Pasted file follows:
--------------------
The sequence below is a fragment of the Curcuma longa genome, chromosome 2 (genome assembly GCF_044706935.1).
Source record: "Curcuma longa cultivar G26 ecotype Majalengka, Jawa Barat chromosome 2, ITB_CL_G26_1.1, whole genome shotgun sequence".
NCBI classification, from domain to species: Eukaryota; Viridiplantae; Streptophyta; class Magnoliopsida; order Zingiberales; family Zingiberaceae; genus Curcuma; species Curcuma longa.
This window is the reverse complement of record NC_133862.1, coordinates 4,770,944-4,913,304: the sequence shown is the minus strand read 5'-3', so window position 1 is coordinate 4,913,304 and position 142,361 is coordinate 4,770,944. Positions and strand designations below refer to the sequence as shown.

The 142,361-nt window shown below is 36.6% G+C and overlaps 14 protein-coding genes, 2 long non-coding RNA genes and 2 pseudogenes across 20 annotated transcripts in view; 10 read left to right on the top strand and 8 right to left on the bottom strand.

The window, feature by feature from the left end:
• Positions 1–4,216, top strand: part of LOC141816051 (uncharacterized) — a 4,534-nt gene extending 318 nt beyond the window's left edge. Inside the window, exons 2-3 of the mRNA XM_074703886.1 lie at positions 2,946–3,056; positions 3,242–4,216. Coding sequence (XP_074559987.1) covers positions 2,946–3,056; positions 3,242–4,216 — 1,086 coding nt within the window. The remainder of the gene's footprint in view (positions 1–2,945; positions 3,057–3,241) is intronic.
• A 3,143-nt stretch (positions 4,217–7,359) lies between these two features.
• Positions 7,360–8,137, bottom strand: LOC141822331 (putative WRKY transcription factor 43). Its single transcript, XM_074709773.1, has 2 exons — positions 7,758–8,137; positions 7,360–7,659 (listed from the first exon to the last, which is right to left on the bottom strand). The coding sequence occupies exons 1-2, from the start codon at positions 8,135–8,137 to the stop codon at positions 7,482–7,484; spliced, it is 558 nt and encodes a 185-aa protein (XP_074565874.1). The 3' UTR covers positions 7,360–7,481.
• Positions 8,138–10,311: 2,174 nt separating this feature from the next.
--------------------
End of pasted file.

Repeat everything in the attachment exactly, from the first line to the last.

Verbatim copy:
The sequence below is a fragment of the Curcuma longa genome, chromosome 2 (genome assembly GCF_044706935.1).
Source record: "Curcuma longa cultivar G26 ecotype Majalengka, Jawa Barat chromosome 2, ITB_CL_G26_1.1, whole genome shotgun sequence".
NCBI classification, from domain to species: Eukaryota; Viridiplantae; Streptophyta; class Magnoliopsida; order Zingiberales; family Zingiberaceae; genus Curcuma; species Curcuma longa.
This window is the reverse complement of record NC_133862.1, coordinates 4,770,944-4,913,304: the sequence shown is the minus strand read 5'-3', so window position 1 is coordinate 4,913,304 and position 142,361 is coordinate 4,770,944. Positions and strand designations below refer to the sequence as shown.

The 142,361-nt window shown below is 36.6% G+C and overlaps 14 protein-coding genes, 2 long non-coding RNA genes and 2 pseudogenes across 20 annotated transcripts in view; 10 read left to right on the top strand and 8 right to left on the bottom strand.

The window, feature by feature from the left end:
• Positions 1–4,216, top strand: part of LOC141816051 (uncharacterized) — a 4,534-nt gene extending 318 nt beyond the window's left edge. Inside the window, exons 2-3 of the mRNA XM_074703886.1 lie at positions 2,946–3,056; positions 3,242–4,216. Coding sequence (XP_074559987.1) covers positions 2,946–3,056; positions 3,242–4,216 — 1,086 coding nt within the window. The remainder of the gene's footprint in view (positions 1–2,945; positions 3,057–3,241) is intronic.
• A 3,143-nt stretch (positions 4,217–7,359) lies between these two features.
• Positions 7,360–8,137, bottom strand: LOC141822331 (putative WRKY transcription factor 43). Its single transcript, XM_074709773.1, has 2 exons — positions 7,758–8,137; positions 7,360–7,659 (listed from the first exon to the last, which is right to left on the bottom strand). The coding sequence occupies exons 1-2, from the start codon at positions 8,135–8,137 to the stop codon at positions 7,482–7,484; spliced, it is 558 nt and encodes a 185-aa protein (XP_074565874.1). The 3' UTR covers positions 7,360–7,481.
• Positions 8,138–10,311: 2,174 nt separating this feature from the next.